After researching the Eisenhower Interstate System on the internet (again not all of it is believable) I’ve uncovered the fact that it took 35 years to complete 48,181 miles of roadway at a cost of about $425 billion. Construction started in 1956 so if it ended 35 years later that would be 1991. This means that some of the road is about 27 years old while other parts of the highway system could be as old as 62 years old.
Keep in mind that most of this interstate system was built prior to modern-day technology that is currently available for heavy construction. So, if 48,181 miles of highway was built in 35 years … that would be an average of 1,376.6 miles per year or 3.77 miles per day that was constructed. Now since most roads are not built during bad weather and assuming there is bad weather in some part of the USA every day … we can actually probably double that number and state that 7.5 miles “per work day” was actually built (assuming only 183 workdays per year.
Using the cost of $425 billion … that would actually work out to an average of $8,820,905 per mile of highway. Keep in mind that the laws for this was not passed until 1956. However, way back in 1918 when this was first talked about by E. J. Mehren, a civil engineer who dreamed of a 50,000 mile system containing 5 east to west highways and 10 north to south highways – he had estimated the cost then to be $25,000 per mile.
It was Dwight Eisenhower who got the ball rolling on this in 1956 by signing the Federal Aid Highway Act of 1956 into law. This is popularly known as the National Interstate and Defense Highways Act of 1956. The initial time frame for the building of this system was 12 years at a cost of $25 billion. It ended up taking 35 years at a cost of $114 billion and when adjusted for 2006 dollars this is where the $425 billion comes into play.
Although the interstate system was deemed to be completed on October 14, 1992 (my brother’s 40th birthday) it is still, to this day, not completed. For example both I-95 and I-70 have some areas that were discontinued because of local opposition. Some of this construction on these two interstates were re-started in 2010.
Because the US Department of Defense was involved there is urban legend that early regulations required that one out of every five miles of the Interstate Highway System must be built straight and flat, so as to be usable by aircraft during times of war. There is no evidence of this rule being included in any Interstate legislation. However, as one who travels and has traveled a lot of interstate highways I find it ironic that indeed about every 5 to 10 miles you will have long flat straight areas on the road.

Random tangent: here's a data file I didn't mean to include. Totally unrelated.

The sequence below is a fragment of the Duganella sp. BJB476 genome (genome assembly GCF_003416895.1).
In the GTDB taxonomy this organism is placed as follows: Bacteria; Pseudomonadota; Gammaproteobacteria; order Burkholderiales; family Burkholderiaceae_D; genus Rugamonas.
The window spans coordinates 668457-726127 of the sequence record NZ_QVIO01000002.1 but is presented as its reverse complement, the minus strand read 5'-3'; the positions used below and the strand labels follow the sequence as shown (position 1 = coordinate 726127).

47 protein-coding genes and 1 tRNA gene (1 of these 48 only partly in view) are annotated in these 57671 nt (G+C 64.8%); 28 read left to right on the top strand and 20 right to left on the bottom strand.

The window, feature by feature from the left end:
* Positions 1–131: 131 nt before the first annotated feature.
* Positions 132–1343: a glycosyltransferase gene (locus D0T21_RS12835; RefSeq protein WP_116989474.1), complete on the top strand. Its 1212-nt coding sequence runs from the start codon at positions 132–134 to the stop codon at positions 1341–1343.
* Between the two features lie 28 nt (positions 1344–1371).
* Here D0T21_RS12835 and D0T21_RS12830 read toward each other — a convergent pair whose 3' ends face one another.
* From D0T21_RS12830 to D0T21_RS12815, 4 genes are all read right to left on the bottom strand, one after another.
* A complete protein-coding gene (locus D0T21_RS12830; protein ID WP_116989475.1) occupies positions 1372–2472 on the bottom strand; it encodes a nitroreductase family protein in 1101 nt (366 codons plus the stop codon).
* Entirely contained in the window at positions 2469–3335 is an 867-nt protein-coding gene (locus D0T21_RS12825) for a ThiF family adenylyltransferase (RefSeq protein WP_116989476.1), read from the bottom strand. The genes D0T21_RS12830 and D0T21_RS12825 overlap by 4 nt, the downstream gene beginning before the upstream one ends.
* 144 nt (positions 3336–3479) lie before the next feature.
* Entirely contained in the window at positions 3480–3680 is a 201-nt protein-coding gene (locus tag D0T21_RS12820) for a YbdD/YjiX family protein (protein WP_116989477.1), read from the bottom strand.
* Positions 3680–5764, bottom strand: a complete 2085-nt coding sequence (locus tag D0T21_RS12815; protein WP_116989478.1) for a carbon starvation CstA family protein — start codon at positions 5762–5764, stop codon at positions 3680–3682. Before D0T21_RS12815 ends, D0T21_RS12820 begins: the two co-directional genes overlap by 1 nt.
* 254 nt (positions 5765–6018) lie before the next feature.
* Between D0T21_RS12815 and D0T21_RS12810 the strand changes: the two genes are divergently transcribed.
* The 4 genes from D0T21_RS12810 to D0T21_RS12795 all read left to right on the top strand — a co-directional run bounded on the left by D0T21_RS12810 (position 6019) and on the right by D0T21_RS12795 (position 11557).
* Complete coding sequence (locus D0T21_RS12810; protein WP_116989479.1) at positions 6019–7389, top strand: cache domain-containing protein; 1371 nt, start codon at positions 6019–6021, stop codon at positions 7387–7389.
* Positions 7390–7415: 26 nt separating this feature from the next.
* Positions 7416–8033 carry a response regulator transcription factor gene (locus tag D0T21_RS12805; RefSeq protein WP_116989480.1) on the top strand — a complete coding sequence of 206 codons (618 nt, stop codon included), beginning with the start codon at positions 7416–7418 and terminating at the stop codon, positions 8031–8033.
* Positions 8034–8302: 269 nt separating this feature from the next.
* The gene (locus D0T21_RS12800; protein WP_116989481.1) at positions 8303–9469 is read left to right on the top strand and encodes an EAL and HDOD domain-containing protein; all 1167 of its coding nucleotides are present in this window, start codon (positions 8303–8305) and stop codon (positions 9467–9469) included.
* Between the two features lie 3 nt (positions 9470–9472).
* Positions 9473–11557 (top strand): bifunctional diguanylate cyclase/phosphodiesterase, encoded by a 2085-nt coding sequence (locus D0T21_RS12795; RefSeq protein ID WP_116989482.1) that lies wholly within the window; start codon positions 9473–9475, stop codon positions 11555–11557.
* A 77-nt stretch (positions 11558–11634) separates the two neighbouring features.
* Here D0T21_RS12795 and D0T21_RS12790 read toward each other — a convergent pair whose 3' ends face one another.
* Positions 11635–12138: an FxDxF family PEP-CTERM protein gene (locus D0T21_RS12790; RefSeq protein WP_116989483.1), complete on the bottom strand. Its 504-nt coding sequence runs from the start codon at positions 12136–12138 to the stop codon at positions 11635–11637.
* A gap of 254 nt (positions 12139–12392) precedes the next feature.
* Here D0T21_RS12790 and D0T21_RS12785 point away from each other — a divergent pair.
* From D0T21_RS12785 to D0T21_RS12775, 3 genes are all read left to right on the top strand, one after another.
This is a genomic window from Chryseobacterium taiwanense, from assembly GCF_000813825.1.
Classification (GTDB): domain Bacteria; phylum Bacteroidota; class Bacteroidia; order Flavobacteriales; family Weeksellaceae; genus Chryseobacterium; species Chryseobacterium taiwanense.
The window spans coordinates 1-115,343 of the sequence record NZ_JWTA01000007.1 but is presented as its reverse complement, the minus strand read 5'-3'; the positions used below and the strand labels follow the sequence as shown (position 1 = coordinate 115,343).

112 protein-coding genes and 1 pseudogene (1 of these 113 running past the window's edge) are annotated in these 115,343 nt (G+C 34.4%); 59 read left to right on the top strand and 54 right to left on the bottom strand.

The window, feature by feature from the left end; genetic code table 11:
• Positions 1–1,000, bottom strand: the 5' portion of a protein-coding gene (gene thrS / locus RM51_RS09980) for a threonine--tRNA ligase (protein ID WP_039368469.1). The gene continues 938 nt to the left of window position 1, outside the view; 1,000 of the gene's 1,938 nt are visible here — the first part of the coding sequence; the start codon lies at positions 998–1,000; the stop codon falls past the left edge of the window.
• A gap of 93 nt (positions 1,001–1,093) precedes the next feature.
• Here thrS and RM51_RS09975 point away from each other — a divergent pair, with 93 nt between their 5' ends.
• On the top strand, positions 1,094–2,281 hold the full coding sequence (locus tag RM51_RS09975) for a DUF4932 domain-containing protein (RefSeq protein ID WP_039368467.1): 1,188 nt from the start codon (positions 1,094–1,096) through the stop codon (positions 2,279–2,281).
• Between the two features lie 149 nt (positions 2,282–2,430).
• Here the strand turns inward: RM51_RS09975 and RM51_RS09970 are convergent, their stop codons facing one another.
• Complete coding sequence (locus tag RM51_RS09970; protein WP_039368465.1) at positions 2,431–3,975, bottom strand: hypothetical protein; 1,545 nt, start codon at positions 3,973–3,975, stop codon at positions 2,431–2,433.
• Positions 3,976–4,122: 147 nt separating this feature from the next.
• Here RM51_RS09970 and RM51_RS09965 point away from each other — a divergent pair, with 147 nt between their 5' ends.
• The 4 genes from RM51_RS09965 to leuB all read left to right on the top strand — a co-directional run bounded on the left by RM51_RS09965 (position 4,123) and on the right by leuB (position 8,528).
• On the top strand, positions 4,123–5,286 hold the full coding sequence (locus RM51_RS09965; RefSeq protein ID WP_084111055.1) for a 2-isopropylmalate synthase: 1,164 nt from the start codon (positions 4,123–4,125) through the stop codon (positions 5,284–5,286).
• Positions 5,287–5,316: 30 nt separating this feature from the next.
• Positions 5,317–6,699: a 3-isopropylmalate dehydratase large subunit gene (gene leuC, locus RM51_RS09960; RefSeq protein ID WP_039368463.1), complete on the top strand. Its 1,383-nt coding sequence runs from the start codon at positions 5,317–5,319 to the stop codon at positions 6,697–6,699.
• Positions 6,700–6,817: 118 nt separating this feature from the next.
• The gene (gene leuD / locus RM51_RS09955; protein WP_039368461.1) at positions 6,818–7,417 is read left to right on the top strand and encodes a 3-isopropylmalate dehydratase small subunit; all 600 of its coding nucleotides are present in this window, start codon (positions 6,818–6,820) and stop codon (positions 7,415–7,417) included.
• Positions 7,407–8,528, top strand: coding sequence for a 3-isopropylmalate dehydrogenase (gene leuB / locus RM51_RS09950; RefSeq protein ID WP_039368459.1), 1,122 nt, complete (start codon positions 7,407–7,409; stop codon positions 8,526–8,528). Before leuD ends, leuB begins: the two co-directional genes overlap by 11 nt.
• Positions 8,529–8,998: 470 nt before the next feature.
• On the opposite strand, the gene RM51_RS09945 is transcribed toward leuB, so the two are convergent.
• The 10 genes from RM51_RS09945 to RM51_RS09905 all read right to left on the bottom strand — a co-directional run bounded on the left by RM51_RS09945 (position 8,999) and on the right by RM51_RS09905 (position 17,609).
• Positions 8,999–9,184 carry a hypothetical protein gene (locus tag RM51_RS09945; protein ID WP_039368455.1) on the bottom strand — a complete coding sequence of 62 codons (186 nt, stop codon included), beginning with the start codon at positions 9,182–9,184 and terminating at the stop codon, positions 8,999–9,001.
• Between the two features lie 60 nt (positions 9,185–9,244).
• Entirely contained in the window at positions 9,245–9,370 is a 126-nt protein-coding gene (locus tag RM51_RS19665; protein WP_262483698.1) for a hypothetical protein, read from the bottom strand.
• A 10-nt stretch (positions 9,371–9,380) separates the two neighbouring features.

How was it all financed? Answer: Taxes.
About 70 percent of the construction and maintenance costs of Interstate Highways in the United States have been paid through user fees, primarily the fuel taxes collected by the federal, state, and local governments. To a much lesser extent they have been paid for by tolls collected on toll highways and bridges. The Highway Trust Fund, established by the Highway Revenue Act in 1956, prescribed a three-cent-per-gallon fuel tax, soon increased to 4.5 cents per gallon. Since 1993 the tax has remained at 18.4 cents per gallon. I see this as a potential increasing tax in the near future as America gets ready to rebuild infrastructure and this being a big part of that rebuild.
The rest of the costs of these highways are borne by general fund receipts, bond issues, designated property taxes, and other taxes. The federal contribution comes overwhelmingly from motor vehicle and fuel taxes (93.5 percent in 2007), as does about 60 percent of the state contribution. However, any local government contributions are overwhelmingly from sources besides user fees. The portion of the user fees spent on highways themselves covers about 57 percent of their costs, with about one-sixth of the user fees being sent to other programs, including the mass transit systems in large cities. Some large sections of Interstate Highways that were planned or constructed before 1956 are still operated as toll roads.
After traveling last week from Clinton, MS to Terlingua, TX and back again on my motorcycle I have become a fan of rebuilding all roads in America. Considering the pot holes I crossed in Mississippi., Louisiana and West Texas I thought I’d come home and write a letter to the US Department of Transportation. However, after a few more hours of research I’ve found that the States own and operate the Interstate highways. The one exception is the Woodrow Wilson Memorial Bridge (I-95/495) over the Potomac River in the Washington area (The U.S. Bureau of Public Roads built the bridge under special legislation approved by President Dwight D. Eisenhower in August 1954). So now it seems I will have to write to the governors of all three states to let them know how ashamed they should be of themselves for allowing the highways to deteriorate to the condition they have.
Like I said, I am a big fan of rebuilding roads and bridges … but here is my chief concern today:
In yesteryear (depending on how you figure it) between 3.7 and 7.5 miles of road was built in a day. Now a days it seems it takes a year just to repair 3 to 7 miles of road on most interstates … and the technology has gotten better not worse. Seems to me if the US Government and the States are going to begin this program … they’d better figure a way to import workers to work on it because when I drive by a road construction site now I see 10 hard hats talking and 1 hard hat actually working.
That’s my political rant for today … September 17, 2018